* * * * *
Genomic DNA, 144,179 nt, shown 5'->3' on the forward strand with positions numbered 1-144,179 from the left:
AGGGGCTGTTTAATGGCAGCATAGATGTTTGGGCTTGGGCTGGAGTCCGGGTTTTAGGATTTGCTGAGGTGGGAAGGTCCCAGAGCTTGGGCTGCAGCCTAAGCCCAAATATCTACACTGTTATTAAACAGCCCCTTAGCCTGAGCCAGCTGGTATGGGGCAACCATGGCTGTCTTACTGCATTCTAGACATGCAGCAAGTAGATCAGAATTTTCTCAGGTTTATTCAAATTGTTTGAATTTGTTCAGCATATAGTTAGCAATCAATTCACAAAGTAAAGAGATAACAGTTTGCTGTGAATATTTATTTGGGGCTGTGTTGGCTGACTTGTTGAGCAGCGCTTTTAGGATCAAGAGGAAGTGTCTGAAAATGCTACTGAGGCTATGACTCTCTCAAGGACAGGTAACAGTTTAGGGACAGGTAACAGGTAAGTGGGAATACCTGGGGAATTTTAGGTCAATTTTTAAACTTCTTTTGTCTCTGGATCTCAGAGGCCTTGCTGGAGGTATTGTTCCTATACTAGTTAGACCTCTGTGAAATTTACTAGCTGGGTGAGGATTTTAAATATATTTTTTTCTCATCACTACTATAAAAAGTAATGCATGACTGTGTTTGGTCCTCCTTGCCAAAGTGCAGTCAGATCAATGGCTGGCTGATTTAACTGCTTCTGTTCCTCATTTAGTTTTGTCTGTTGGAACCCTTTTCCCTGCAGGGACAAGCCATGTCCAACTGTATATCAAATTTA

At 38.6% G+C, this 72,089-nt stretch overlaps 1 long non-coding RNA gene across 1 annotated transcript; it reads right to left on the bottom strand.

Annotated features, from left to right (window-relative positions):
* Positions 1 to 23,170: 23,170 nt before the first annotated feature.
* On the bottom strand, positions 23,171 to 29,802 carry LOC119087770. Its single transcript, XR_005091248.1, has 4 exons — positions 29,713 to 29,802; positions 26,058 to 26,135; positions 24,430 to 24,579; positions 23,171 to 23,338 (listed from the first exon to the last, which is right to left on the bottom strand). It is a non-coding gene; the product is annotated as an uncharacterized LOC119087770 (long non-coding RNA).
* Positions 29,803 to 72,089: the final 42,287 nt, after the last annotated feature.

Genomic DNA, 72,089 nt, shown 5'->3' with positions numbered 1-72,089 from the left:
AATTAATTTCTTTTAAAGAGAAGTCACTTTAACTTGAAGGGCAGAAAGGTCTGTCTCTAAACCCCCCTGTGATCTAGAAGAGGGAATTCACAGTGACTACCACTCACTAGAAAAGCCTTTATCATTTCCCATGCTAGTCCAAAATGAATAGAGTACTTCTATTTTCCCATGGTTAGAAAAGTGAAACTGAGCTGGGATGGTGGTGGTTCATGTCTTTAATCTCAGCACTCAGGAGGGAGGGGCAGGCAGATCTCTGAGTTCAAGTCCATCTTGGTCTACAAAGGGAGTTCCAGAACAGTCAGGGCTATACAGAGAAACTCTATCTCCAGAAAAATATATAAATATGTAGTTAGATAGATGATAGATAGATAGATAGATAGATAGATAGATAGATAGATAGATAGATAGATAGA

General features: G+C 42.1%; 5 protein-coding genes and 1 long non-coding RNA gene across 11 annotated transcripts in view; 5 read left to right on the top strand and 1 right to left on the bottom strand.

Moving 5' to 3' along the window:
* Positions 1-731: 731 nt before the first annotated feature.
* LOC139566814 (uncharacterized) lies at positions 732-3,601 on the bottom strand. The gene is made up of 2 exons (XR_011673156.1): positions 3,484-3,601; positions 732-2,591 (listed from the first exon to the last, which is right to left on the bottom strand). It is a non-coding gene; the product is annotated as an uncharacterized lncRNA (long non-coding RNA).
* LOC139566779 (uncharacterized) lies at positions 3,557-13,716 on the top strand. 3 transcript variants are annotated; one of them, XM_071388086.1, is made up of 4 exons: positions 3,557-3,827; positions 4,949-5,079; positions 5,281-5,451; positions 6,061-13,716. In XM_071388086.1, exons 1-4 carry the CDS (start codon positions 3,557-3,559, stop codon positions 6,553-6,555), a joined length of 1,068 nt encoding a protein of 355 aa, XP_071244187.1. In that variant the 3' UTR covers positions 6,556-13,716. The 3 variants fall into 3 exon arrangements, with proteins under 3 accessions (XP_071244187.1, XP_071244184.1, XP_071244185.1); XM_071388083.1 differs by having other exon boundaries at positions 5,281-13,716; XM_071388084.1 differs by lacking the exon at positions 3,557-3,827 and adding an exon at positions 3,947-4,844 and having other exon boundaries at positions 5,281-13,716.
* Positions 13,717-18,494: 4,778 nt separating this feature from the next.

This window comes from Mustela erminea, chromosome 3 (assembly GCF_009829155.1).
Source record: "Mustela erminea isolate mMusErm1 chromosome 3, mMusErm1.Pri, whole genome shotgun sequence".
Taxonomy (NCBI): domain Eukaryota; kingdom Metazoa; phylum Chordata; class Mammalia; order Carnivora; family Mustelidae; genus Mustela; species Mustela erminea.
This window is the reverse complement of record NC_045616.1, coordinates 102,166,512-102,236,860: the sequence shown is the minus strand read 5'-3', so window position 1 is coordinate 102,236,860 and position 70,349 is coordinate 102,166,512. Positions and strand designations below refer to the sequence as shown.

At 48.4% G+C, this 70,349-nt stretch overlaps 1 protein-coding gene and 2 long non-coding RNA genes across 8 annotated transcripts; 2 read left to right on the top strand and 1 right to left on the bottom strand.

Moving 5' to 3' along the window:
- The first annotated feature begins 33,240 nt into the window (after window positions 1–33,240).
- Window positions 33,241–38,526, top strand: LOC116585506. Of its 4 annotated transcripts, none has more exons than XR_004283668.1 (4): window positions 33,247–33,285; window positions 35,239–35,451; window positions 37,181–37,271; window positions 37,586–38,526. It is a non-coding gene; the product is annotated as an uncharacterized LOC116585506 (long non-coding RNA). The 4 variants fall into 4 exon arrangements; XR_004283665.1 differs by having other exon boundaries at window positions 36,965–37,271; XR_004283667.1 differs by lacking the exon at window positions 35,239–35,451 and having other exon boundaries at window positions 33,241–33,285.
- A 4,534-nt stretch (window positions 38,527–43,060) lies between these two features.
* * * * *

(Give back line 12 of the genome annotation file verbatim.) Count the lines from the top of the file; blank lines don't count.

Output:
* Positions 1-731: 731 nt before the first annotated feature.